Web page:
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K is for...KG1

 Friday, April 13, 2012

I teach the local children, literacy, math, and science (all in English).

Public education in Abu Dhabi has four groups: KG (1 & 2), Cycle One (1st - 5th grade), Cycle Two (6th - 9th grade), and Cycle Three (10th - 12th grade). When I started my Abu Dhabi journey, I'd hoped for Cycle One, more specifically 4th grade. After all, my favorite age group was 4th - 8th grade, and my employer was not hiring for Cycle Two. I'd hoped and prayed for 4th grade. In my interview, I was told 4th grade boys (beginning in Cycle One, boys & girls are separated). I came to Abu Dhabi expecting 4th grade.

Then I got my assignment.

I was going to a KG school. Just so you know, KG1 is equivalent to US preschool and KG2 is equivalent to US Kindergarten. KG??? I sooo didn't want KG, but that's where they sent me. My school is brand new. We met a few weeks before school started so we could come up with everything that comes with being a new school. We patiently - ok impatiently - waited for our assignments. I'd hoped for KG2 instead of KG1.

Then I got my assignment.

KG1...three and four year olds. I've never taught kids that small! I don't count summer camp at church. I swallowed my disappointment and started the school year with a positive attitude.

I must admit. This is one time I've been glad God said no to my prayer request and gave me something else. I absolutely adore my students. They're my babies. So precious and wanting to soak up everything they learn. Yes, some of the behavior drives me crazy. The good thing is, they're at the age where we can change certain behaviors that they've gotten away with elsewhere. And seeing their growth! Man, I LOVE watching them grow. I have students who didn't say anything at the beginning of the school year & now they're participating in class, playing with their classmates. I have students who cried at the beginning of the school year cos they wanted to stay home with mommy. I mean, everyday. Crying like someone was doing terrible harm to them. And now? They love coming to school. When they call my name, run to me, and give me big hugs? Ahhh, pulls at the heartstrings. And their English! Some of them have picked up English quickly. They even help with the students who may be still struggling.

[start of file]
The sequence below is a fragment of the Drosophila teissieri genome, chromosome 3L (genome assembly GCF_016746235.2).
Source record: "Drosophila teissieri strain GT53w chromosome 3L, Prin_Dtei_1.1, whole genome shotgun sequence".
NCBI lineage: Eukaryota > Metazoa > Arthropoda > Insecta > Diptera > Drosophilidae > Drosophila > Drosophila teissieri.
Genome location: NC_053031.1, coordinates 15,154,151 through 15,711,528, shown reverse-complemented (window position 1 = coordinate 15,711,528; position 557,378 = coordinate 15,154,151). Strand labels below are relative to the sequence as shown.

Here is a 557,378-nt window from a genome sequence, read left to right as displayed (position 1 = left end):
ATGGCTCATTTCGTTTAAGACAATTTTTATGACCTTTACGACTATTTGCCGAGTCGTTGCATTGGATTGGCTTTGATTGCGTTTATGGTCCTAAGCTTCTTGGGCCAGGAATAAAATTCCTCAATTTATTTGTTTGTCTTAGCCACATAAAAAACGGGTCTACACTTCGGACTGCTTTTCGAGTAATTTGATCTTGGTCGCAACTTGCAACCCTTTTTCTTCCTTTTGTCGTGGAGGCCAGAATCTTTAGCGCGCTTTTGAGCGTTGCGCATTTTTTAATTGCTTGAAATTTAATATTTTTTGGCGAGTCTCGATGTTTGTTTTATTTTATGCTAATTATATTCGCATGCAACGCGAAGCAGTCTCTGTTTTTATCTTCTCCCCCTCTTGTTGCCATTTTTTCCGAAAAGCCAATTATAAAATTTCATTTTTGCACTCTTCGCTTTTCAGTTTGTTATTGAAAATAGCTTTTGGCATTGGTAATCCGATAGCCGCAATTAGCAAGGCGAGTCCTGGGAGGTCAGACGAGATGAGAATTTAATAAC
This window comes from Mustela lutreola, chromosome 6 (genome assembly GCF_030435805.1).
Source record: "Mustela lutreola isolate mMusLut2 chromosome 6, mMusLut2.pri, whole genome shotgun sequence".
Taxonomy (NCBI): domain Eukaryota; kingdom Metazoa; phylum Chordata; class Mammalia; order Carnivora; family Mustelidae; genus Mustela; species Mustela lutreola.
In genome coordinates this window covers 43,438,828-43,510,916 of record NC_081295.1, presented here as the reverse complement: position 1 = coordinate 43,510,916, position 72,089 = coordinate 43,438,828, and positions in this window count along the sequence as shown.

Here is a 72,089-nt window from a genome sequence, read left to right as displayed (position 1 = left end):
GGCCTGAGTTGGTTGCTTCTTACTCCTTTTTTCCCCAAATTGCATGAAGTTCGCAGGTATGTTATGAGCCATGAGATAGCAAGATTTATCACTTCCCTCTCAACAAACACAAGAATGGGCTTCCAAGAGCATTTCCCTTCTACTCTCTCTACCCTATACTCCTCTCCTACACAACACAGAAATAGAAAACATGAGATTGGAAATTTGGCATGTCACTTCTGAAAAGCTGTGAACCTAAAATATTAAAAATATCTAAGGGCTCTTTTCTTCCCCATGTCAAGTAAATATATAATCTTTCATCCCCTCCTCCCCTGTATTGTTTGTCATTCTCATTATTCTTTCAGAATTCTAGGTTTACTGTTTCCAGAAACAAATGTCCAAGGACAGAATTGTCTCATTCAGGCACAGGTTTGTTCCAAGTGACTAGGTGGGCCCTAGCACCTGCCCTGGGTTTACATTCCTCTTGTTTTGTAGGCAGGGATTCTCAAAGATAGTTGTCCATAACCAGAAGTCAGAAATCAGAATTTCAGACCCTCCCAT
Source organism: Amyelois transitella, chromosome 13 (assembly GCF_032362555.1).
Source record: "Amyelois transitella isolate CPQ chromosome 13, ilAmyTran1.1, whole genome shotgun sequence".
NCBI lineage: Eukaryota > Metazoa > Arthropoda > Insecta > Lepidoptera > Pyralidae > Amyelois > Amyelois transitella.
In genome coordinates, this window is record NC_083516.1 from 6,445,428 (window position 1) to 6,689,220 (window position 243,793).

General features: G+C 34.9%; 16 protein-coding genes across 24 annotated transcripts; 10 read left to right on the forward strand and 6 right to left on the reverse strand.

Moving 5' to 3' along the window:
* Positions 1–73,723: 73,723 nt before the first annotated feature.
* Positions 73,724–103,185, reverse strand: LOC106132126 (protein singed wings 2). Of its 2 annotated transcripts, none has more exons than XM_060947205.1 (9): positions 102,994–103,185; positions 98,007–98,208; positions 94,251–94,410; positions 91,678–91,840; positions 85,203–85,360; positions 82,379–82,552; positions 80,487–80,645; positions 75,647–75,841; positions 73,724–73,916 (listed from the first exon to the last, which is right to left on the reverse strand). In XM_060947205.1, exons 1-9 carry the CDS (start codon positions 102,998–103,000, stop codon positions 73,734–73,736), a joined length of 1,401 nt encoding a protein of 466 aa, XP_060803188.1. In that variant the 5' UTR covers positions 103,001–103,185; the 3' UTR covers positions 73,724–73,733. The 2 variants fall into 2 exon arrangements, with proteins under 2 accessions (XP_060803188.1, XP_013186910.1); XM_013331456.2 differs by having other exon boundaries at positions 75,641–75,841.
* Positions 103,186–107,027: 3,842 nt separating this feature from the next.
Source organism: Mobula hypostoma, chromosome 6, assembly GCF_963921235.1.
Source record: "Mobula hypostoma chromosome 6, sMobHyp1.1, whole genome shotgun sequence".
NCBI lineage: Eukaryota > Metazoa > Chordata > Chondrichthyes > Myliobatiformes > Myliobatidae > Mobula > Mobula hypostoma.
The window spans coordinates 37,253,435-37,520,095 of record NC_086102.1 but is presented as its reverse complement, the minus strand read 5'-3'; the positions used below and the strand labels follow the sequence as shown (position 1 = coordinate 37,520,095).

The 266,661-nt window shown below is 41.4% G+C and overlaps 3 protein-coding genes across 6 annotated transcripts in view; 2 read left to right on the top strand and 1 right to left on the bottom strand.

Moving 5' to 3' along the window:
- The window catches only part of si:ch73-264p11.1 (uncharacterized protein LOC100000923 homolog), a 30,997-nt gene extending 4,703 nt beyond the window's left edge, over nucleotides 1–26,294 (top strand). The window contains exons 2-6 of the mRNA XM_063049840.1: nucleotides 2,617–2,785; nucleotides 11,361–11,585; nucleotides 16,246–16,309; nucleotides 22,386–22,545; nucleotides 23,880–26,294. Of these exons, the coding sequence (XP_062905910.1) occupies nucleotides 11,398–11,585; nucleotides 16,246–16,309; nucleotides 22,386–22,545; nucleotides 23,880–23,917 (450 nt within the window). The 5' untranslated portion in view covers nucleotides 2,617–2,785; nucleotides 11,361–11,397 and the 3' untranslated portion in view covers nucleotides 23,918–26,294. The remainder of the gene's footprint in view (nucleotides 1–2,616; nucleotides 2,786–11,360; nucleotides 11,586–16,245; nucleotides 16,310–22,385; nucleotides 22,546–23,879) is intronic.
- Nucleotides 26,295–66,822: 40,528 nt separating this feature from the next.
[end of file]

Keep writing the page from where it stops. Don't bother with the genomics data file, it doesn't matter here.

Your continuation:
My employer made changes, so I now have two classes instead of one. Double the work, but double the kids for me to reach (have to think positive about this change or I'd go crazy, lol). Here is what my schedule looks like:

  • 8:00 - 8:30 Calendar
  • 8:30 - 10:00 Class #1
  • 10:00 - 10:40 Planning Time
  • 10:40 - 12:10 Class #2
  • 12:10 - 12:30 Dismissal
Looks easy, huh? Students leave at 12:30, but teachers have to stay til 2. Teaching 50 three and four year-olds who don't understand my language isn't as easy as people think. Although my day ends at 2, I'm usually DRAINED by the time I get home. It feels as if I was at school all day. I don't love the technicalities of teaching (how they want you to teach, the paper work, the evaluations, etc), but I love teaching. Despite the energy I lose and the technicalities, I love what I do. The excitement my students get when they understand a concept in English is soooo contagious. Seeing the smiles on their faces, hearing the excitement, having them show their love for me, makes it all worth it.

I'm so glad God put me in KG1. Did I mention they're my babies? Cos they are. My heart. I love my babies!

And now for some Arabic vocabulary...

kabeer - big
khamsa - five (the "kh" sound is from your throat...like your about to spit; gross I know, but that's the only way I could describe it).


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This blog is all about my adventures while living in Abu Dhabi. Come along with me for what will be an awesome experience. Sit back, relax, and enjoy the show!

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